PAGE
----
BRUNSWICK — Two land trusts are working to acquire more than 80 acres of shorefront to provide public access at Woodward Point.
The trident-shaped property has 10,000 feet of shoreline, open fields, trail systems, and some of the town’s most valuable mud flats – all capable of supporting hiking, paddling, picnicking, hunting and shellfish harvesting.
“This is one of the most remarkable properties left (along Casco Bay),” Keith Fletcher, Maine Coast Heritage Trust program manager, said at a June 19 Town Council meeting.
Working in collaboration with the Brunswick-Topsham Land Trust, MCHT asked the council to send a letter of support for a national grant application that would secure $1 million toward the nearly $3.5 million cost of acquiring and maintaining the property.
The application – enthusiastically backed by a unanimous council – kicks off a two-year fundraising campaign to buy the property at what Fletcher called a “bargain price” of $2.5 million (it was appraised at $2.8 million) from Andy Cook and Jaki Ellis, who farmed the land for 37 years.
It also comes less than a week after the town sold a 4-acre, tax-acquired property at Mere Point Road on Maquoit Bay that was at the center of debate about public access last summer.
The connection to Mere Point Road was not lost on councilors.
Councilor Jane Millett suggested the land trusts review tapes of the panel discussion around the Mere Point property to get a sense of the public programs that matter to residents.
Fletcher said the acquisition plan as not prompted directly by the Mere Point Road saga, but by Cook’s and Ellis’ intentions to keep the property for conservation.
Cook said Monday that he and Ellis came by the farmland in the 1970s, when they were paddling kayaks along the shore and were struck by its features. They asked the owner if they could buy a few acres for farming; he surprised them by offering the entire 89 acres.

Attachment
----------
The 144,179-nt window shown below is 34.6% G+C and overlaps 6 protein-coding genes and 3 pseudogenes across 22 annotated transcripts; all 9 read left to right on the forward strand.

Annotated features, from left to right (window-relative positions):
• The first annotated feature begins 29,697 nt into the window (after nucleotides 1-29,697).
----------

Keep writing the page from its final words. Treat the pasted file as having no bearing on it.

At one point, Cook and Ellis raised cattle. The eastern peninsula of the parcel has since been hayed, and includes an open field that Fletcher suggested is the most arresting natural feature of the land.
“The vastness of these fields are almost mind-boggling,” he said.
“We want to pass that on,” Cook said, just as the former owner had hoped when he sold the land.
MCHT, a statewide organization, will own the property, but the local land trust will co-manage the maintenance and programs.
Cook and Ellis intend to keep a few acres for themselves, but will move out of their home on the property. The homestead and a campground will not be included in the conserved land intended for public access.
That portion of the property will also stay on the town’s tax rolls, which town assessor Cathleen Jamison said amount to $6,200 annually.
The town will lose about $2,000 in taxes on the conserved open space land, but several councilors said they expected the economic impact of the recreational area would more than make up for the loss by boosting the area’s economy.
The Maine Coast Heritage Land Trust and Brunswick-Topsham Land Trust hope to raise almost $3.5 million over two years to acquire more than 80 acres of coastal land at the tip of Woodward Point. The scenic Brunswick farmland will be set aside for public access.